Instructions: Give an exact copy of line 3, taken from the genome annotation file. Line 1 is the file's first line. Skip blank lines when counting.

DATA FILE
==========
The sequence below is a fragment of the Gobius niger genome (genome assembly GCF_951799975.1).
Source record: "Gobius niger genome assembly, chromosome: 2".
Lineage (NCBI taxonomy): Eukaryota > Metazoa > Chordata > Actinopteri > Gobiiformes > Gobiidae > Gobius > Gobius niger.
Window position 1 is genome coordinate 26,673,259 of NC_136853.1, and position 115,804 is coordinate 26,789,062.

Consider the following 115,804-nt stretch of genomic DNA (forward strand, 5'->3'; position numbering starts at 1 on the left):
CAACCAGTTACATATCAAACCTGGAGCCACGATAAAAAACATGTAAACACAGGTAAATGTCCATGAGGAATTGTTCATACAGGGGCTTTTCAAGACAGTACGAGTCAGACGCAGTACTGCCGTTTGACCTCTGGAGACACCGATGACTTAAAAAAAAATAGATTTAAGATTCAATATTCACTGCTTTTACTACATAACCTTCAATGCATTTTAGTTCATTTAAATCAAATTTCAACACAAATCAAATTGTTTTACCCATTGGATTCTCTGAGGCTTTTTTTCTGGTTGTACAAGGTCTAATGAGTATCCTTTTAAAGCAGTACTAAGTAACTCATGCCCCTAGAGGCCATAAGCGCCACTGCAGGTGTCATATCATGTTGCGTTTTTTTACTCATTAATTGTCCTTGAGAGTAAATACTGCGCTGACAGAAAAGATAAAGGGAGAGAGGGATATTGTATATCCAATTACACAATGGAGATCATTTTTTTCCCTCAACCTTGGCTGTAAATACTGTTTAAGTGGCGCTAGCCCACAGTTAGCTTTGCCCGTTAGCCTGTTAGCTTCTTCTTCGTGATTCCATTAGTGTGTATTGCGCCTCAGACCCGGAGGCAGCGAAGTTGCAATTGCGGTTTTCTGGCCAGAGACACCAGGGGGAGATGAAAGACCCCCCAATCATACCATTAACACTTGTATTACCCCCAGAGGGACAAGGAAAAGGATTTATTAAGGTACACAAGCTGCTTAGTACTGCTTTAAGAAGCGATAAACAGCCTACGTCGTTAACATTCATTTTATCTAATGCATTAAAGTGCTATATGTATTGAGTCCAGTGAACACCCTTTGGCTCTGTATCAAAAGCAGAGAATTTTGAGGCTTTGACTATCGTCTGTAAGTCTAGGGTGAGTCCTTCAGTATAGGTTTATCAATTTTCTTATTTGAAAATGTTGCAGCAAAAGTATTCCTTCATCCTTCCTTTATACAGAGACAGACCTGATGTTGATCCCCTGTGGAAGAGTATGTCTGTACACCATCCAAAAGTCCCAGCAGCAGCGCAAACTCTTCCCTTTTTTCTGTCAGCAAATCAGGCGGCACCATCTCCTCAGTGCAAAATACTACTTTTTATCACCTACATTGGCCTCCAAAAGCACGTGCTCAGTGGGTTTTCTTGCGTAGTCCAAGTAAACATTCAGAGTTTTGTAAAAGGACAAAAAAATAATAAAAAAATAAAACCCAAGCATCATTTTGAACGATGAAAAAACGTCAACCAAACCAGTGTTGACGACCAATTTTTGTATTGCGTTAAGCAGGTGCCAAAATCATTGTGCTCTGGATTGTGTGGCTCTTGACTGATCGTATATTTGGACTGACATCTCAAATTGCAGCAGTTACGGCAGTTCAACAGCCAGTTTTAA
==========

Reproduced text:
Lineage (NCBI taxonomy): Eukaryota > Metazoa > Chordata > Actinopteri > Gobiiformes > Gobiidae > Gobius > Gobius niger.